;; ZONE SECTION:
    ddns.net. IN SOA

    The above “Reply from update query” section indicates that the update was successful with a “NOERROR” status.

    All changes made to a zone using dynamic update are stored in the zone's journal file. In this case, the file will be in the /var/named directory and is called “<zonefile>.jnl”. Assuming the permissions and SELinux settings are correct, this file is automatically created by the DNS server when the first dynamic update is received. Please note that the name of the journal file is formed by appending the extension “.jnl” to the name of the corresponding zone file. The journal file is in a binary format and can not be edited using a text editor.

    The server will occasionally write the updates found in the journal file to its zone file or when a server is restarted after a shutdown.

  5. Examine your /var/named directory to make sure the journal file got created. Use the file command to check the content type.

    Although you will not be able to view the contents of this file using tools like cat, the named-journalprint command from the bind package can be used to print the contents of journal files. Run it and you should see output similar to the following (though again, with details from your own domain):

    [root@localhost named]# named-journalprint my-zone.txt.jnl
    del pcallagh.ops. 300 IN SOA vm1.pcallagh.ops. root.pcallagh.ops. 20151111 3600 900 259200 600
    add ddns.net. 300 IN SOA vm1.pcallagh.ops. root.pcallagh.ops. 20151112 3600 900 259200 600
    add c7host.pcallagh.ops. 300 IN A 172.16.182.1
  6. Use the nsupdate command to add an incorrect record to your zone (e.g. add a PTR record giving your host the wrong address, using a final octet of 100 instead of 1). Query your server to double check that the mistaken record has been added.
  7. Use nsupdate to delete a record from your zones. Inevitably, you will need to delete information from a zone at some point. In the previous step, we deliberately added incorrect information in order to delete it in this step. If you do not have an incorrect record, go back and add one before continuing. First we will try to delete a record that doesn’t exist.:
    [root@localhost named]# nsupdate -d
    > server 127.0.0.1
    > update delete 10.182.16.172.in-addr.arpa.
    > send
    Reply from SOA query:
    ;; ->>HEADER<<- opcode: QUERY, status: NXDOMAIN, id: 17329
    ;; flags: qr aa; QUESTION: 1, ANSWER: 0, AUTHORITY: 1, ADDITIONAL: 0
    ;; QUESTION SECTION:
    10.182.16.172.in-addr.arpa. IN SOA
    
    ;; AUTHORITY SECTION:
    16.172.in-addr.arpa. 0 IN SOA vm1.pcallagh.ops. root.pcallagh.ops. 20151112 3600 900 259200 600
    
    Found zone name: 16.172.in-addr.arpa
    The master is: vm1.pcallagh.ops
    Sending update to 127.0.0.1#53
    Outgoing update query:
    ;; ->>HEADER<<- opcode: UPDATE, status: NOERROR, id: 44360
    ;; flags:; ZONE: 1, PREREQ: 0, UPDATE: 1, ADDITIONAL: 0
    ;; UPDATE SECTION:
    10.182.16.172.in-addr.arpa. 0 ANY ANY
    
    Reply from update query:
    ;; ->>HEADER<<- opcode: UPDATE, status: NOERROR, id: 44360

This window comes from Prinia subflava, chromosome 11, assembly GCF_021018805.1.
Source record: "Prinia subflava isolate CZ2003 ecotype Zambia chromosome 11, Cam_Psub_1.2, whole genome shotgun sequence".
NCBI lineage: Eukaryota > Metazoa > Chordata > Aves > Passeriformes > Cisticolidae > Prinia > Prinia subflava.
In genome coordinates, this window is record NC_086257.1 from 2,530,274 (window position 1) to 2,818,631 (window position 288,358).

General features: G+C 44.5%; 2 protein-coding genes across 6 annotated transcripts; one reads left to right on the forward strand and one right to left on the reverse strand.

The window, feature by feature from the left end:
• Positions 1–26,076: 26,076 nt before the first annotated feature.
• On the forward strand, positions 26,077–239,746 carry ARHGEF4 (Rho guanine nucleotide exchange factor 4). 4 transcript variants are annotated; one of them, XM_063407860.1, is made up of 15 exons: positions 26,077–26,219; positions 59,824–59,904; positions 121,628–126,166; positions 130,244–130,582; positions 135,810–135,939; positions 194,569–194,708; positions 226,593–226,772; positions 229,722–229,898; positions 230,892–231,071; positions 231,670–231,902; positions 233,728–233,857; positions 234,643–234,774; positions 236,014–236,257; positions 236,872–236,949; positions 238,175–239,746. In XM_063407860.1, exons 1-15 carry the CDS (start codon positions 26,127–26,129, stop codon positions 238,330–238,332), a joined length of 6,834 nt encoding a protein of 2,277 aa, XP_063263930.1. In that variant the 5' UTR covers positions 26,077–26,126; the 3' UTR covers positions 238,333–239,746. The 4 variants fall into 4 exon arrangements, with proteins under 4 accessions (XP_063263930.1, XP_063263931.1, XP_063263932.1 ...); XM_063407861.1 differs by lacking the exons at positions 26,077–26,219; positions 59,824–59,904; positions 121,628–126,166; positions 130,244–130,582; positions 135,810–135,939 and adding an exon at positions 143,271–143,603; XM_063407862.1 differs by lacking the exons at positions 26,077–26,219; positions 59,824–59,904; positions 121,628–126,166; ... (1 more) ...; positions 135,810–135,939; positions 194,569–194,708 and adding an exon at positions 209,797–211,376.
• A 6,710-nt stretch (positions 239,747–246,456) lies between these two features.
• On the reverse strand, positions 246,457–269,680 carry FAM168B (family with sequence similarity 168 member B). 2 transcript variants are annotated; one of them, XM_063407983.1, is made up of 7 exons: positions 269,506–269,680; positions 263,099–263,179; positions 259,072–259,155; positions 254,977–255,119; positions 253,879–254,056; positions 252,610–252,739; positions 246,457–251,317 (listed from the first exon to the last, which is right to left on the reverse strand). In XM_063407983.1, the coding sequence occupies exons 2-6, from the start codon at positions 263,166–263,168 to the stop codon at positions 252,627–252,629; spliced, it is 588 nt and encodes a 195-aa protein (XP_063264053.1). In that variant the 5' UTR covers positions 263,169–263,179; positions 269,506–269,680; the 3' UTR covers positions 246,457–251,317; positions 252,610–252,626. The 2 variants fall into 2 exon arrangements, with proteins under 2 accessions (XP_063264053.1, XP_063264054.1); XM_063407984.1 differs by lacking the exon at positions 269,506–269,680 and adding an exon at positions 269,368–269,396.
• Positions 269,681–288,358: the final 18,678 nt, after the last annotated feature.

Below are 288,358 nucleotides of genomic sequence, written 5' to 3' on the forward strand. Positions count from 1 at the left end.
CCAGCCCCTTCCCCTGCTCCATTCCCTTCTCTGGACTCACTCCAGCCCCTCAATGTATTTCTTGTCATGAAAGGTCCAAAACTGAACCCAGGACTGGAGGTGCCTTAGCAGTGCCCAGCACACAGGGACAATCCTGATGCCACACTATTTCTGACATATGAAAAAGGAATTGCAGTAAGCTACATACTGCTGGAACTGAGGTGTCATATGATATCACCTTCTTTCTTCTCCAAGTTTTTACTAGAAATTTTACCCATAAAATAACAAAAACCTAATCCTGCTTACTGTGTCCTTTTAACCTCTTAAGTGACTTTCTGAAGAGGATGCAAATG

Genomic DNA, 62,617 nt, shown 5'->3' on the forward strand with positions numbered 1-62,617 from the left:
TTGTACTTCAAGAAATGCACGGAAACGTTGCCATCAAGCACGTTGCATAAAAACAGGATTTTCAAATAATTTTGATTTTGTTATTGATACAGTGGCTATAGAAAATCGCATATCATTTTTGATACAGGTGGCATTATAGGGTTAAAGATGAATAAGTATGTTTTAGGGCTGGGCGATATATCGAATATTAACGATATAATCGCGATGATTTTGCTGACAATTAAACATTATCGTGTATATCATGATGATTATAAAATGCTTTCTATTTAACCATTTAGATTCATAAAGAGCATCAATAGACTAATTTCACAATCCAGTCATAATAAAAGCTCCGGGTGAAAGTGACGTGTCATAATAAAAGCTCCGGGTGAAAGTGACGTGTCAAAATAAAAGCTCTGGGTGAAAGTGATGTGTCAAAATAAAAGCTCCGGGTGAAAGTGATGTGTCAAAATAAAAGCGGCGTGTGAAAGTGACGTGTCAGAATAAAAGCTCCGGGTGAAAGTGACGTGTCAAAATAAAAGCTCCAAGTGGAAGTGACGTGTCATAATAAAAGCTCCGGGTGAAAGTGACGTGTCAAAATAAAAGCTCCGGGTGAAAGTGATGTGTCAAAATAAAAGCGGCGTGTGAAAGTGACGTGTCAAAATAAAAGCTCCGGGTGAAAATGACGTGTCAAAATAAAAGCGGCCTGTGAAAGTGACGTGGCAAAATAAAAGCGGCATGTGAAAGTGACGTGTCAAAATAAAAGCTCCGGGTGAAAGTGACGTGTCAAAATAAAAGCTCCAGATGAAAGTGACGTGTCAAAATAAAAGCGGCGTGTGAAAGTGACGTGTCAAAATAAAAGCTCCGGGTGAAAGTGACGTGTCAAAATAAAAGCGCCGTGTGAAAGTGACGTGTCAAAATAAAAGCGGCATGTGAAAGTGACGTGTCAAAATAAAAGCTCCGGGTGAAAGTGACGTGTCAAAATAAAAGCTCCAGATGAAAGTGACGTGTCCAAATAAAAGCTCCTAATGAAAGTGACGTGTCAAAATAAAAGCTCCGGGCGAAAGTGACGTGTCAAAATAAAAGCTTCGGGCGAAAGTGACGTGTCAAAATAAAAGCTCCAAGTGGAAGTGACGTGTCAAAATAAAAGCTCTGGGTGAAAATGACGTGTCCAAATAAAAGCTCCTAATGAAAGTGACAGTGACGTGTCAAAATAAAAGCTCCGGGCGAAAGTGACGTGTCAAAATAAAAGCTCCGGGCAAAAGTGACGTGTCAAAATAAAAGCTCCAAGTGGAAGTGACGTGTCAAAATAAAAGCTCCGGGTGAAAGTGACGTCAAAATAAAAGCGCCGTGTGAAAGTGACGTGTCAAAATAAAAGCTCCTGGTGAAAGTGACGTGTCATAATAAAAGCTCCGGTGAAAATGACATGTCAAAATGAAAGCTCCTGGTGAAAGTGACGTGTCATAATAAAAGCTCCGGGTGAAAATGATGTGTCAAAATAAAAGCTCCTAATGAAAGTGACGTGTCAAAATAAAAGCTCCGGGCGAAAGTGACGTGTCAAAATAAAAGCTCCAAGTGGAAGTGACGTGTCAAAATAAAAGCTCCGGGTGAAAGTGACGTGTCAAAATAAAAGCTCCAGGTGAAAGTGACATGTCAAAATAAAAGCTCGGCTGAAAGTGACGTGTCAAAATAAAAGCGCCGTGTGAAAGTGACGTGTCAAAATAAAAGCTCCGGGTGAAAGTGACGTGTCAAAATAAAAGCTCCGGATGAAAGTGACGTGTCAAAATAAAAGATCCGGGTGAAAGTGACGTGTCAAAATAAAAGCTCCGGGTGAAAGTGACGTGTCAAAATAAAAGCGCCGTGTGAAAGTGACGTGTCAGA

;; flags: qr; ZONE: 1, PREREQ: 0, UPDATE: 0, ADDITIONAL: 0
    ;; ZONE SECTION:16.172.in-addr.arpa. IN SOA

    Notice that there is no complaint from the server when trying to delete a record that doesn't exist. Examine your journal file to see if it recorded the attempt.

    Now use nsupdate to delete the bad record from the earlier step, then examine your journal file to see if it did get deleted.

Completing the Lab

You should now have a server providing DNS services for your network. Many other services, and most of your users, will depend on this for translation between hostnames and addresses. You have also configured the service to allow for dynamic updates, though they are limited to the local machine only. In the extension to this lab you may continue this configuration to allow such updates to be made from another machine, though this will require some extra security setup to ensure that only approved machines may make such updates.

You should be able to interpret journal files in order to understand the changes that are being made to a zone.


Follow the instructions on blackboard to submit the lab.

Exploration Questions

  1. Which rpm package provides the “nsupdate” command line utility?
  2. What does the “-d” option do for the “nsupdate” command?
  3. Which RFC document defines the Dynamic DNS update protocol?
  4. Could nsupdate send a dynamic DNS update to a DNS server using a non-standard port? (port 53 is DNS standard port number.)
  5. What are the steps using nsupdate to add an “A” record for a host with FQDN “linux.ddns.net” IP address 172.16.101.90 with a TTL of 60 seconds?
  6. What are the steps using nsupdate to add a 'PTR” record for the host in question 5?
  7. What are the steps using nsupdate to add a “CNAME” record for “gnu.ddns.net” that points to “linux.ddns.net”?
  8. What are the steps using nsupdate to delete the “A” record created in question 5?
  9. What are the steps using nsupdate to delete the “PTR” record created in question 6?
  10. What are the steps using nsupdate to delete the “CNAME” record created in question 7?
  11. What would happen if you try to delete a non-existence resource record (PTR, A, CNAME, MX, etc) from a dynamic DNS zone using nsupdate?13. What would happen if you ry to add a duplicate resource record to a dynamic zone using nsupdate?